HUA HIN, Thailand – “Tourism in Thailand has a great future. The hospitality industry has recovered completely from a chain of natural disasters and political disruptions and is now preparing for the advent of the ASEAN Economic Community,” says Andrew J. Wood, National President of Skal International Thailand.
Andrew J. Wood was speaking at a Skal meeting at the Hyatt Regency Hotel in Hua Hin. He also aired his concern that the huge numbers of visitors demand an improvement of the infrastructure. “Electric, fast trains, even possibly bullet trains, as well as quality highways linking our regional partner countries are needed to accommodate the growth in the tourist industry, the Skal President continued. “AEC 2015 offers tremendous challenges for tourism in Thailand. Thailand must be cognizant, however, of its neighbors. They are aggressive and very competent. If Thailand fails to improve its infrastructure and to prepare for an open inter-connected free market, in time it will miss the opportunities created by AEC 2015.”
“AEC 2015 allows free movement of people and goods in its territory. Tourism always has operations that cross national borders. AEC 2015 will be very beneficial in smoothing the work of, amongst others, tour operators, airlines, and hotel chains. AEC 2015 offers plenty of opportunities including the free movement of the workforce, but Thailand needs to be ready to maximize the business opportunities created by the advent of the ASEAN Economic Community.”
“It is more than 25 years since Thailand launched the “Visit Thailand Year,” which marked the decision to develop the tourist industry. In 1986, 400,000 visitors came to Thailand, a number that tripled after the launch of the “Visit Thailand Year.” We now need to take the AEC blueprint and integrate this into a national tourism plan for Thailand, with a focus on sustainability.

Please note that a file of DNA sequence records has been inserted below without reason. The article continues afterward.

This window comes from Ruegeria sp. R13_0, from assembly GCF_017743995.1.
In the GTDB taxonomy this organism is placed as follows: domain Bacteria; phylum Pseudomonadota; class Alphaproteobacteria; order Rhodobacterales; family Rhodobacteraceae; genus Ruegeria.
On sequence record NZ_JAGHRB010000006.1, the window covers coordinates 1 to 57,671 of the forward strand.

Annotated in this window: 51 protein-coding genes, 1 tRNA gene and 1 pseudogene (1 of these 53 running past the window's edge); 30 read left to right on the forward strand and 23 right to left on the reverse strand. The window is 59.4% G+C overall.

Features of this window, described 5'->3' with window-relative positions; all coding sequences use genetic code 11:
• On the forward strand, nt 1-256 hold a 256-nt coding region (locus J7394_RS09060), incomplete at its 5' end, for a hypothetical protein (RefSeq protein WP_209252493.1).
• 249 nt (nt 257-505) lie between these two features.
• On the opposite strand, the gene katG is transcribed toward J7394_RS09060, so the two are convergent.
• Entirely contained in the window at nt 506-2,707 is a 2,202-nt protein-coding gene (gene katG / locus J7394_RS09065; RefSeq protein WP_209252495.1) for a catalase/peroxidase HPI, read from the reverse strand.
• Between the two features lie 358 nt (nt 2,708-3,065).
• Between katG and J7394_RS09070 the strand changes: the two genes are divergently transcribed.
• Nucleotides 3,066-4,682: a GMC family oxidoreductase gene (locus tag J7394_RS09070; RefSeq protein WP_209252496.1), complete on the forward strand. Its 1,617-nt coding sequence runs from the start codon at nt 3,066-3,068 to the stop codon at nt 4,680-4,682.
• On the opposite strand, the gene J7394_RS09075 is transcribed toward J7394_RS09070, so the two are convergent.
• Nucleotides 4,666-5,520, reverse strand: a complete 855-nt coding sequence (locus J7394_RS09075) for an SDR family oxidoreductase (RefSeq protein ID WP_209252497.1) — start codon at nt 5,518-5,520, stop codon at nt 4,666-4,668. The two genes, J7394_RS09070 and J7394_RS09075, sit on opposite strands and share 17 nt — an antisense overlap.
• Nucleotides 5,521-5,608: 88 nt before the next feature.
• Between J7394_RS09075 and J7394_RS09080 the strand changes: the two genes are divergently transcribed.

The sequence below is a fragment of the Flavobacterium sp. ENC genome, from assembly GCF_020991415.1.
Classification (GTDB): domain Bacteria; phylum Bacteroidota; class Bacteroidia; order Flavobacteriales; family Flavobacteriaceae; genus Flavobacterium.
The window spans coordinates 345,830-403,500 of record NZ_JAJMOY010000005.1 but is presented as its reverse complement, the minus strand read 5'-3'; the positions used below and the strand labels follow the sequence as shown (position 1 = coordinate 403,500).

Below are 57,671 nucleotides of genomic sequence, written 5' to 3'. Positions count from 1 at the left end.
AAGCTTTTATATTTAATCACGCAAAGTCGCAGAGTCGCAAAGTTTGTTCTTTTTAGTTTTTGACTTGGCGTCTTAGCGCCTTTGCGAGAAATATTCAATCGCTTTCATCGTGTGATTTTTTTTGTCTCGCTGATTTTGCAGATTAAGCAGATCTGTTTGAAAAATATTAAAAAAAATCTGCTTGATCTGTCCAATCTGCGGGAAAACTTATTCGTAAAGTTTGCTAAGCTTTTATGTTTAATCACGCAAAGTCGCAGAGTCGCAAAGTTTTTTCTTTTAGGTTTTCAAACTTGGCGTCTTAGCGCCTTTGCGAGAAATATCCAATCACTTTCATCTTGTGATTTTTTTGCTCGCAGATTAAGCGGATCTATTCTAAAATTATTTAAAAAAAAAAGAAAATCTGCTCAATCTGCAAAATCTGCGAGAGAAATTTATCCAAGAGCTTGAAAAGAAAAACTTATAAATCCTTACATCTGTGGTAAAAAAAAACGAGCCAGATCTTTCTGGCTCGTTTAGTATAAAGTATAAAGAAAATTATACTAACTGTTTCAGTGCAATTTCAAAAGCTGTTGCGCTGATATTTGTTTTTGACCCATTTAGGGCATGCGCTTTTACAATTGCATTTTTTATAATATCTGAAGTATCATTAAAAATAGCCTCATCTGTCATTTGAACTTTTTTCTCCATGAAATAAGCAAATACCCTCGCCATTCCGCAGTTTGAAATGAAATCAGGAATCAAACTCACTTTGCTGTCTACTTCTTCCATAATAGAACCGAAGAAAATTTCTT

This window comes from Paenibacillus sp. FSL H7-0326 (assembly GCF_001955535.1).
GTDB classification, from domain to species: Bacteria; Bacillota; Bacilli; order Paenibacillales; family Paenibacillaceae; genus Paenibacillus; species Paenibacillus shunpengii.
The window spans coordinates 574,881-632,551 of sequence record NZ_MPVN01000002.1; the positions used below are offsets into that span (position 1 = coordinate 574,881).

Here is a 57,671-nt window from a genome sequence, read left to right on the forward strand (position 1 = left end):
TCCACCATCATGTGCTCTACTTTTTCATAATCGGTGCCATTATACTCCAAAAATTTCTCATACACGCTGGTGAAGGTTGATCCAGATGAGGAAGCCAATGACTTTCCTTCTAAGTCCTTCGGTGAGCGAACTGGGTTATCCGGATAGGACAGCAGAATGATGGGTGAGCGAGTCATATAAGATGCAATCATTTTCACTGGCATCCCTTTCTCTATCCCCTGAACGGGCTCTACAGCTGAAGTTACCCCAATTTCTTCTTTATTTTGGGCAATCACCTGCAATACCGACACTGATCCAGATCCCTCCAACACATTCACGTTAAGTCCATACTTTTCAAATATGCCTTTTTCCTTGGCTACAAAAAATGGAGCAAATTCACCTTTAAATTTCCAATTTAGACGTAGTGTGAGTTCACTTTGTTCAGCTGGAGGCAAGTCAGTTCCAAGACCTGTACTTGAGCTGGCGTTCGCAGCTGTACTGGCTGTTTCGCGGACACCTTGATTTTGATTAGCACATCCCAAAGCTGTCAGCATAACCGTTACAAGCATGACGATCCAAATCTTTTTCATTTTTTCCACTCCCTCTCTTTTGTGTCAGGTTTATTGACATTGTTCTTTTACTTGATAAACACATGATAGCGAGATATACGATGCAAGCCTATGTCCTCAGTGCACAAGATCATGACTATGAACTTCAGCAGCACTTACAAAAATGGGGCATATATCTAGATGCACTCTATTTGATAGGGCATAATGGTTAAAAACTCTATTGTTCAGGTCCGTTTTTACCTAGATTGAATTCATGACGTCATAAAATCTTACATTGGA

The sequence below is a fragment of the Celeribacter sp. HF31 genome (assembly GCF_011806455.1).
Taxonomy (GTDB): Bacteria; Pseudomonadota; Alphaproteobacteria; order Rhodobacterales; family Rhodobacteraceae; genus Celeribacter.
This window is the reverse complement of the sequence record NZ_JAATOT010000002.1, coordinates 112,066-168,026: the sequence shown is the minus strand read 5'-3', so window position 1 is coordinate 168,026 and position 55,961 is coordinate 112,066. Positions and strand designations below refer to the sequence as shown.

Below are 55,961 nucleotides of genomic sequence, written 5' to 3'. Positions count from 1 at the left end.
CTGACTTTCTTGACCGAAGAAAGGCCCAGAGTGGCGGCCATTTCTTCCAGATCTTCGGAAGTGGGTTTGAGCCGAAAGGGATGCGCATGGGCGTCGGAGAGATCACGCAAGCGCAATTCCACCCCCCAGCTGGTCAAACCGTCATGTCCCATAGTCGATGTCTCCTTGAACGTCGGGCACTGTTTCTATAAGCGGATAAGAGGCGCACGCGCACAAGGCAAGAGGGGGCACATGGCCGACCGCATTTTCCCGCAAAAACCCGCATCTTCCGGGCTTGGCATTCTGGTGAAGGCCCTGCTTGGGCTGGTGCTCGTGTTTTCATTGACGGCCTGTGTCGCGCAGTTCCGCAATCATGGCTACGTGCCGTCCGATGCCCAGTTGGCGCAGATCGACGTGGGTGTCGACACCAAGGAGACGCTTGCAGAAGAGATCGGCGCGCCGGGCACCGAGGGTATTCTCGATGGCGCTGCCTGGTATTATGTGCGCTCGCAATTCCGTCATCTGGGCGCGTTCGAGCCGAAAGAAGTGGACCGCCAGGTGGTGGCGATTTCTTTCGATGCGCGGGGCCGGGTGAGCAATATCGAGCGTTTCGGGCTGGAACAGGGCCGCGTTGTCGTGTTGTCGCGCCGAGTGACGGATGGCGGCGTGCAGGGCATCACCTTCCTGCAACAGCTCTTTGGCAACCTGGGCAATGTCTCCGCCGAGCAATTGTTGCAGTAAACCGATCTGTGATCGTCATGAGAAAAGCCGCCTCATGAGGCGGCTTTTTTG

Andrew J. Wood is convinced that 2013 will be a bumper year for Thailand, with 24 million visitors surpassing 22 million visitors in 2012. He refers to the growing numbers of visitors from Thailand’s largest source markets, like China, India, and Russia, and he sees a significant increase of visitors from the 9 ASEAN member states.
Skal facilitates the hospitality industry by offering networking opportunities and regular meetings and congresses.
“Social media is now the key buzzword, but nothing builds better relationships than old fashioned face-to-face meetings with your peers. At Skal, networking is why we exist, and thus we are even more relevant today than ever before,” says Wood.
Skal also initiates dialogue among its members and government agencies, and through its leadership promotes sustainability in the tourism industry. Its members comprise, among others, professionals from travel agents, NTOs, hotels, tour operators, golf courses, restaurants, spas, and MICE and eCommerce companies. With 18,000 members worldwide and 450 clubs in 85 countries, Skal is the largest organization of its kind. Established in 1932, the organization promotes the ethic of doing business among friends. Peace, friendship, and sustainable, environment-friendly developments in the tourism industry are keywords for Skal. Thailand has 6 Skal clubs: Bangkok, Pattaya, Chiang Mai, Hua Hin, Koh Samui, and Phuket.